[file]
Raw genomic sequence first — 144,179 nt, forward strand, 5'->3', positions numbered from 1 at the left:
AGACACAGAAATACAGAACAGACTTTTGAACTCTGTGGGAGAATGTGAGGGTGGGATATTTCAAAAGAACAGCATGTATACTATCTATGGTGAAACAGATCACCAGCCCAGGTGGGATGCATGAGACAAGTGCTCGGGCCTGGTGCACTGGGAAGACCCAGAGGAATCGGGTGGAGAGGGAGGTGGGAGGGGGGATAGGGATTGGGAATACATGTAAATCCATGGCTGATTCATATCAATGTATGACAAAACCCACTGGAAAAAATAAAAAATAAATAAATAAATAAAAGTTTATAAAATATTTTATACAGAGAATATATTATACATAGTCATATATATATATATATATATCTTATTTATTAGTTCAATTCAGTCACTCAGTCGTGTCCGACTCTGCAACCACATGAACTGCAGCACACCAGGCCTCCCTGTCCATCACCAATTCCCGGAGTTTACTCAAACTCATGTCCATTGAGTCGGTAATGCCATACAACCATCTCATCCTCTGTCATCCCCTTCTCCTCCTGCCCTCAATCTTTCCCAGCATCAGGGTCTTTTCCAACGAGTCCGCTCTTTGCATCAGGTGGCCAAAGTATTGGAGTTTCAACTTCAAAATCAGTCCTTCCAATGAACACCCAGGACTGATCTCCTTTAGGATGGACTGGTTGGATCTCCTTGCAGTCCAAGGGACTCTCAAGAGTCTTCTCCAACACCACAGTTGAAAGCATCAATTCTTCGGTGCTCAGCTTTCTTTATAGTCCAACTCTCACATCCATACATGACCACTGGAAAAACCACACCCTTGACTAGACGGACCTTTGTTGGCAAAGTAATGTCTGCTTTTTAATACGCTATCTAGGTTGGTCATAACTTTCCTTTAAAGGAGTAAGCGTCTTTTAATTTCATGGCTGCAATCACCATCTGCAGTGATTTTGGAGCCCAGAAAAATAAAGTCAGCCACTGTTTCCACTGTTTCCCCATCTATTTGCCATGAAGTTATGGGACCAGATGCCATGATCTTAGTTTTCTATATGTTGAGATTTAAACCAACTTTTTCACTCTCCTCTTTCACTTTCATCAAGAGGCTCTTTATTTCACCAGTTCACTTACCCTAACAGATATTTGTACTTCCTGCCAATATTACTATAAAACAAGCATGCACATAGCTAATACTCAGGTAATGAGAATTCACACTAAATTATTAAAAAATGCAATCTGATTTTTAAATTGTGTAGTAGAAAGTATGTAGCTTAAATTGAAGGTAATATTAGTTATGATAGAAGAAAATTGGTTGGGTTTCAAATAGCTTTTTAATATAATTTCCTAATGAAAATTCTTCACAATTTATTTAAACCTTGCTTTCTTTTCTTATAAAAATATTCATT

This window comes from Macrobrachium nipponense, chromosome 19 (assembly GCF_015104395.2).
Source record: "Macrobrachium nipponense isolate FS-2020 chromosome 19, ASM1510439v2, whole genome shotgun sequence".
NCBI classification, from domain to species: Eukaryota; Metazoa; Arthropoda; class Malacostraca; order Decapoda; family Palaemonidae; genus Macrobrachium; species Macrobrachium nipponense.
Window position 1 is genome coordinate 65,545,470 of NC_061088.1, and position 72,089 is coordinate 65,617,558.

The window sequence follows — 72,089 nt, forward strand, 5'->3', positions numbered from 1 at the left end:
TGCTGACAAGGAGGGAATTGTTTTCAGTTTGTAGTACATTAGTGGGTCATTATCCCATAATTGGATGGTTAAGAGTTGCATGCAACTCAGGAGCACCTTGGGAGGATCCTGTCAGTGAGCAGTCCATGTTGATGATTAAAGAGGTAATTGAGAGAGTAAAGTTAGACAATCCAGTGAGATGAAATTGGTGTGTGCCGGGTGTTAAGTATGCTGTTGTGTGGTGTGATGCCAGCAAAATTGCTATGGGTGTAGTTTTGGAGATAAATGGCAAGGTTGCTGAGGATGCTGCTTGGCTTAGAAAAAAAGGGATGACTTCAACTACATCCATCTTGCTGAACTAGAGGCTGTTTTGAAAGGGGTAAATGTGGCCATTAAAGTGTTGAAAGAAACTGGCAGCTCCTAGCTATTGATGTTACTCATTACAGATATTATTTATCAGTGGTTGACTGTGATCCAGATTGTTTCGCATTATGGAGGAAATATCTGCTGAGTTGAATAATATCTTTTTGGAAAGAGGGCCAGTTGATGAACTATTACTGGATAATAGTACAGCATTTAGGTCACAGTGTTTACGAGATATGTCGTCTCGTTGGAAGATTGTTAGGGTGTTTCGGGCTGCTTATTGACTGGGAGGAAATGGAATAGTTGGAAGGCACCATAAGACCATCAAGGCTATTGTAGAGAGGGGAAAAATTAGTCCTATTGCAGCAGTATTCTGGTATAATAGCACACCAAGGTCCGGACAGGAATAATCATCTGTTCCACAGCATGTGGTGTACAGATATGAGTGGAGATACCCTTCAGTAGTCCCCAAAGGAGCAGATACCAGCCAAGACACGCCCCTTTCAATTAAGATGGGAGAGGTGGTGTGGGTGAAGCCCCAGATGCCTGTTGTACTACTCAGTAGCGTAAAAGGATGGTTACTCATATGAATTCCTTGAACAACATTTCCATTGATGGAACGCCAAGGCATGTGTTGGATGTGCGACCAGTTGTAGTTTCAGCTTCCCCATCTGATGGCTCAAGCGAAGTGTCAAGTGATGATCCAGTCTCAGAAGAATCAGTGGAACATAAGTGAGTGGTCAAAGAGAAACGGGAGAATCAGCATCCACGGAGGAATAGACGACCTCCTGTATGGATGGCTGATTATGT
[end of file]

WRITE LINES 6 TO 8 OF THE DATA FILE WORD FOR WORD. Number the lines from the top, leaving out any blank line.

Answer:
Window position 1 is genome coordinate 65,545,470 of NC_061088.1, and position 72,089 is coordinate 65,617,558.

The window sequence follows — 72,089 nt, forward strand, 5'->3', positions numbered from 1 at the left end:
TGCTGACAAGGAGGGAATTGTTTTCAGTTTGTAGTACATTAGTGGGTCATTATCCCATAATTGGATGGTTAAGAGTTGCATGCAACTCAGGAGCACCTTGGGAGGATCCTGTCAGTGAGCAGTCCATGTTGATGATTAAAGAGGTAATTGAGAGAGTAAAGTTAGACAATCCAGTGAGATGAAATTGGTGTGTGCCGGGTGTTAAGTATGCTGTTGTGTGGTGTGATGCCAGCAAAATTGCTATGGGTGTAGTTTTGGAGATAAATGGCAAGGTTGCTGAGGATGCTGCTTGGCTTAGAAAAAAAGGGATGACTTCAACTACATCCATCTTGCTGAACTAGAGGCTGTTTTGAAAGGGGTAAATGTGGCCATTAAAGTGTTGAAAGAAACTGGCAGCTCCTAGCTATTGATGTTACTCATTACAGATATTATTTATCAGTGGTTGACTGTGATCCAGATTGTTTCGCATTATGGAGGAAATATCTGCTGAGTTGAATAATATCTTTTTGGAAAGAGGGCCAGTTGATGAACTATTACTGGATAATAGTACAGCATTTAGGTCACAGTGTTTACGAGATATGTCGTCTCGTTGGAAGATTGTTAGGGTGTTTCGGGCTGCTTATTGACTGGGAGGAAATGGAATAGTTGGAAGGCACCATAAGACCATCAAGGCTATTGTAGAGAGGGGAAAAATTAGTCCTATTGCAGCAGTATTCTGGTATAATAGCACACCAAGGTCCGGACAGGAATAATCATCTGTTCCACAGCATGTGGTGTACAGATATGAGTGGAGATACCCTTCAGTAGTCCCCAAAGGAGCAGATACCAGCCAAGACACGCCCCTTTCAATTAAGATGGGAGAGGTGGTGTGGGTGAAGCCCCAGATGCCTGTTGTACTACTCAGTAGCGTAAAAGGATGGTTACTCATATGAATTCCTTGAACAACATTTCCATTGATGGAACGCCAAGGCATGTGTTGGATGTGCGACCAGTTGTAGTTTCAGCTTCCCCATCTGATGGCTCAAGCGAAGTGTCAAGTGATGATCCAGTCTCAGAAGAATCAGTGGAACATAAGTGAGTGGTCAAAGAGAAACGGGAGAATCAGCATCCACGGAGGAATAGACGACCTCCTGTATGGATGGCTGATTATGT